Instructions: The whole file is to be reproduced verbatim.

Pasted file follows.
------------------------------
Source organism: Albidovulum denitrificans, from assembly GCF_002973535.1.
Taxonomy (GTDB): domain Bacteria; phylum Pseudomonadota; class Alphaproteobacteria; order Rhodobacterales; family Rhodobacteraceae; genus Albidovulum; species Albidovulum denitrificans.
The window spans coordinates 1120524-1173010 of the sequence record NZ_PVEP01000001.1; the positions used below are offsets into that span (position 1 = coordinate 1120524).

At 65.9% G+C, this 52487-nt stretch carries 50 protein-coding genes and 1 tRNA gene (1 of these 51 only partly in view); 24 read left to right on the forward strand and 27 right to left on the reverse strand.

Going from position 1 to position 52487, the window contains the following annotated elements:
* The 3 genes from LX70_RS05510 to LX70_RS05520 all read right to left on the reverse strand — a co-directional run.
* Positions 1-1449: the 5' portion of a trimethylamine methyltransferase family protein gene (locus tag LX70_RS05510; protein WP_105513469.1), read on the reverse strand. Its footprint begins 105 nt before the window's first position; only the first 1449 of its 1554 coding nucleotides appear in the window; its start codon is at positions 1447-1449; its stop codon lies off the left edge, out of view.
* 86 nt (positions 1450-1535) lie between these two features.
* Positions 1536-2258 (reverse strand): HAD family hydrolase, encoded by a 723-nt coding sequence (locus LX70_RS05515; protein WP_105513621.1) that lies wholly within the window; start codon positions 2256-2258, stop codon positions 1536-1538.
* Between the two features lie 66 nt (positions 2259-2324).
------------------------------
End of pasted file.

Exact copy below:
Source organism: Albidovulum denitrificans, from assembly GCF_002973535.1.
Taxonomy (GTDB): domain Bacteria; phylum Pseudomonadota; class Alphaproteobacteria; order Rhodobacterales; family Rhodobacteraceae; genus Albidovulum; species Albidovulum denitrificans.
The window spans coordinates 1120524-1173010 of the sequence record NZ_PVEP01000001.1; the positions used below are offsets into that span (position 1 = coordinate 1120524).

At 65.9% G+C, this 52487-nt stretch carries 50 protein-coding genes and 1 tRNA gene (1 of these 51 only partly in view); 24 read left to right on the forward strand and 27 right to left on the reverse strand.

Going from position 1 to position 52487, the window contains the following annotated elements:
* The 3 genes from LX70_RS05510 to LX70_RS05520 all read right to left on the reverse strand — a co-directional run.
* Positions 1-1449: the 5' portion of a trimethylamine methyltransferase family protein gene (locus tag LX70_RS05510; protein WP_105513469.1), read on the reverse strand. Its footprint begins 105 nt before the window's first position; only the first 1449 of its 1554 coding nucleotides appear in the window; its start codon is at positions 1447-1449; its stop codon lies off the left edge, out of view.
* 86 nt (positions 1450-1535) lie between these two features.
* Positions 1536-2258 (reverse strand): HAD family hydrolase, encoded by a 723-nt coding sequence (locus LX70_RS05515; protein WP_105513621.1) that lies wholly within the window; start codon positions 2256-2258, stop codon positions 1536-1538.
* Between the two features lie 66 nt (positions 2259-2324).